My dad’s three brothers were all alcoholic, and although he never had a problem leaving the hooch alone he displayed traits of what used to be called an alcoholic personality. I saw signs of it in my own behavior, so when I went off to college I was in no hurry to sample the boozohol.
I accidentally had some freshman year, when someone — of course — spiked the alcohol-free punch bowl at a Halloween party with vodka. I realized what had happened when I suddenly felt comfortable in the crowd of strangers. Friends got me back to my dorm room, and that was the last I had anything to do with demon liquor or parties for some time.
Incidentally, I was a pretty big buzz kill on my hall that first year. When a bunch of the guys chipped in to hire a stripper, I refused to join in. It’s not that I was so moral or lacked raging late-adolescent hormones; I had pretty limited funds and needed to save them for important things like comics and pinball.
A few years later I was spending the summer in a sublet, working for the university housing department. I’ll have to write about that sometime. It was the best worst job I ever had.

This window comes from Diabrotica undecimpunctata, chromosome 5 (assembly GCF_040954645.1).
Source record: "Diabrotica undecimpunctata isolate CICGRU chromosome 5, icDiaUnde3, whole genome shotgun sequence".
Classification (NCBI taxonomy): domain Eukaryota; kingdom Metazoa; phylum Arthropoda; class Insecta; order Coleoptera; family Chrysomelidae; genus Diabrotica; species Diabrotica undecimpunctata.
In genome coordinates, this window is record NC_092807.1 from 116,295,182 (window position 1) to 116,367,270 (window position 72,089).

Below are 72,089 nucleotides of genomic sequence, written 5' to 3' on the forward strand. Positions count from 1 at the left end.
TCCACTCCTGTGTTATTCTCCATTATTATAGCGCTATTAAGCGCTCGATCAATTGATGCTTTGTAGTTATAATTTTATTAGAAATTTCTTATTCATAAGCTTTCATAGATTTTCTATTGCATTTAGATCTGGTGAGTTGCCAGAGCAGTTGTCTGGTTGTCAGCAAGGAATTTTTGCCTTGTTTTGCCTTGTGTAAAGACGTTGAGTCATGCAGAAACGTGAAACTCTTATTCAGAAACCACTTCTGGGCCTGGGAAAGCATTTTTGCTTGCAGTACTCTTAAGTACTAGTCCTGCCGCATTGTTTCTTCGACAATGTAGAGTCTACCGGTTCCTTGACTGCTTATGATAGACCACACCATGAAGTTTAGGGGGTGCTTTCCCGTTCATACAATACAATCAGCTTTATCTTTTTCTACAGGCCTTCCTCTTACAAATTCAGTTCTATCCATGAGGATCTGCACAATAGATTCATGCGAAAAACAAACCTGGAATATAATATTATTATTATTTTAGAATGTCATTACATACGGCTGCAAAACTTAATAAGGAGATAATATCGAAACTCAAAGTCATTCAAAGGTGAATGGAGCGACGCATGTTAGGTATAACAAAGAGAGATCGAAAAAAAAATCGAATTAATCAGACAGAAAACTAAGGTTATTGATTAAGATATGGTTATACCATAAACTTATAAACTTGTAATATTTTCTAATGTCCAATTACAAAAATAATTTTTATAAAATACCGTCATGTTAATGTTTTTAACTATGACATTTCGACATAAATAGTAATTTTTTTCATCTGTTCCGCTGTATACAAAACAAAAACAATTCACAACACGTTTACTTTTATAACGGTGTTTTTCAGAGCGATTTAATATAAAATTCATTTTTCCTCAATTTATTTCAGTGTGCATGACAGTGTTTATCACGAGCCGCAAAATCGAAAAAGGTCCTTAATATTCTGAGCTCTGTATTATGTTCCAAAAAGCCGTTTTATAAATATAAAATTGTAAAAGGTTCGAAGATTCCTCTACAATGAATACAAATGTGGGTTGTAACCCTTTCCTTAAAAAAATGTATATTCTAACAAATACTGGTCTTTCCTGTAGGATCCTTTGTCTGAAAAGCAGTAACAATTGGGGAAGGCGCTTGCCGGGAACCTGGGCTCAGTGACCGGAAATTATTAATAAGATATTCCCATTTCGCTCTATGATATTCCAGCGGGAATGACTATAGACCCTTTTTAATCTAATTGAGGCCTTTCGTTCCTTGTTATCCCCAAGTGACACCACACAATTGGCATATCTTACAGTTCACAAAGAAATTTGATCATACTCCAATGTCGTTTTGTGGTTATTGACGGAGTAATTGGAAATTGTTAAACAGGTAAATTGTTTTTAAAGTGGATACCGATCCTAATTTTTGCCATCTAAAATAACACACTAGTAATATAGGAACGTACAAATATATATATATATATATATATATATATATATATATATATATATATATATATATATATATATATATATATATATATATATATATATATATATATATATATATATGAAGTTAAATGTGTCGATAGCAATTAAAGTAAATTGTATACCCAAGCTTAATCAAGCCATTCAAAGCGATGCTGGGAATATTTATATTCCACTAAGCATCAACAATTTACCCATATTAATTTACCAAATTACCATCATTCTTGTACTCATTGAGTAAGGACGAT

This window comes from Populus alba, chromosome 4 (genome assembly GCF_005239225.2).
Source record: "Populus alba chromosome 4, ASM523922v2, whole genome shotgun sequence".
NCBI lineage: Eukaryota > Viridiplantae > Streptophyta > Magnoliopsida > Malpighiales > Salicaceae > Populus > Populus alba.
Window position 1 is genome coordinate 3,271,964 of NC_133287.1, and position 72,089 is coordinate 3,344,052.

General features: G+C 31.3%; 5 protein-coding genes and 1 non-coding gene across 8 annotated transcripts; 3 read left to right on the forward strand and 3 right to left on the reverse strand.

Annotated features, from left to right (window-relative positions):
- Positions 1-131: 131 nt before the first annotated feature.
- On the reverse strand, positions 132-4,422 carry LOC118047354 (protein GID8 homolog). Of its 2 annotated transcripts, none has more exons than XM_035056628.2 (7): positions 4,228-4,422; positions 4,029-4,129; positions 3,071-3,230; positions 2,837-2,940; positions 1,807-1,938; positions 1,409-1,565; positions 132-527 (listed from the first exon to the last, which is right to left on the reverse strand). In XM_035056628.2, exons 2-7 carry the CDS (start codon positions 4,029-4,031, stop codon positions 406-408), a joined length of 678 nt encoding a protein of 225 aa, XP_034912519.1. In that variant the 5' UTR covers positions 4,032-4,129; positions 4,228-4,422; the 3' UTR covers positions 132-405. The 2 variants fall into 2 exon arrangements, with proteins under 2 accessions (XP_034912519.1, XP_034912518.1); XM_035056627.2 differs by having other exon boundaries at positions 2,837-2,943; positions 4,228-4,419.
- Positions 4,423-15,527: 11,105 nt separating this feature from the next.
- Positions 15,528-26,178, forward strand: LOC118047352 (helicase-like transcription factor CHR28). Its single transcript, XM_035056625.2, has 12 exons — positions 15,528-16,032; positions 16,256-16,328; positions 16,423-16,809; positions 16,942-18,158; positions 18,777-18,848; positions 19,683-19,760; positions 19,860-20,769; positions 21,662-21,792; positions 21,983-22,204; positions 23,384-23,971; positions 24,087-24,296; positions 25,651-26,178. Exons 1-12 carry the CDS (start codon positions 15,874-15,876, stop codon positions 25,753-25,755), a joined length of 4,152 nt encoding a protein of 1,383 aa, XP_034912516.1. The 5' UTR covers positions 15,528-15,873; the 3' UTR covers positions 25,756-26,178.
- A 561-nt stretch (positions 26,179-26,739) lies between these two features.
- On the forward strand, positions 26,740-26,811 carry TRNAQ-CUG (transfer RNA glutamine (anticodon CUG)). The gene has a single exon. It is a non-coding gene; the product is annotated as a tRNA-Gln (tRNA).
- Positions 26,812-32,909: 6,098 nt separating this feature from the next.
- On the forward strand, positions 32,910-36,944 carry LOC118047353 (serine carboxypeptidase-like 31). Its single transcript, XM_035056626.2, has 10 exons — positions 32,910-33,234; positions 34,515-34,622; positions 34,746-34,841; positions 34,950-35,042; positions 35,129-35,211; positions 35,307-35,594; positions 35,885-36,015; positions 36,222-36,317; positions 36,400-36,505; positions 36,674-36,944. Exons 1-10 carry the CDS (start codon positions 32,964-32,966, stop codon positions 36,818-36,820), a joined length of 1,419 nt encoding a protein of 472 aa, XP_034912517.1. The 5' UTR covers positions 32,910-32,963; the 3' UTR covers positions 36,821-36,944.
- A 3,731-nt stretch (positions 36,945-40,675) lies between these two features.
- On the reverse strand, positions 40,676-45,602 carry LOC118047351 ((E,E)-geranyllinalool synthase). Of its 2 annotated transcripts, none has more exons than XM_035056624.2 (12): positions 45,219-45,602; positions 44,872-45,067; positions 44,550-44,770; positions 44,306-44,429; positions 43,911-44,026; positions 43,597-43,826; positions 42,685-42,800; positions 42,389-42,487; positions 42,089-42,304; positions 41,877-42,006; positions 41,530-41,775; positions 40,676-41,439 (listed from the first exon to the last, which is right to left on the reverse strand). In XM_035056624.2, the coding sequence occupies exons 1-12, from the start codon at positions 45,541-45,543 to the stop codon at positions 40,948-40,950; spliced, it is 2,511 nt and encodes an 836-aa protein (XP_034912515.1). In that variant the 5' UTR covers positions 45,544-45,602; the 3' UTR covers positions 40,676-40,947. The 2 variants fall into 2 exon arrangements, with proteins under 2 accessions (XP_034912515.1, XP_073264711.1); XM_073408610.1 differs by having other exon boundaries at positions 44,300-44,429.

Anyway, one of my housemates went out to a bar once a week with his friends. It sounded pretty fun, and I had begun to think that maybe I could put a cautious toe in the fire water. So one night I tagged along. Well drinks were half a dollar for the first hour we were there, so I tried a vodka Coke.
Ten dollars and a few hours later we staggered home.
Now, I certainly didn’t have 20 tumblers of barely mixed drinks. The price went up at regular intervals until it hit two dollars a glass, I think. I don’t know for sure how much I had, but it was enough that I just remember really enjoying myself. Maybe eight?
At any rate, I was drunk enough that when everyone else jumped in a fountain I realized that my shoes would get wet but not that my shoes could be removed.
The next morning I reported to work bright, early, and nauseous. My assignment that day turned out to be cleaning refrigerators that students had rented. These had been sitting in a storeroom for month, unplugged and doors shut. Cracking these open was like inviting a new and horrific curse of the pharaohs with every unit. The stench ran straight up my nostrils, grabbed my throbbing brain, and threw it around my skull like a terrier with a rat.
I don’t believe in divine justice, but as a fan of old horror comics I appreciate blatant lessons. It was a long time before I drank again, and I’ve never drunk myself sick since. Stupid, yes. Never sick.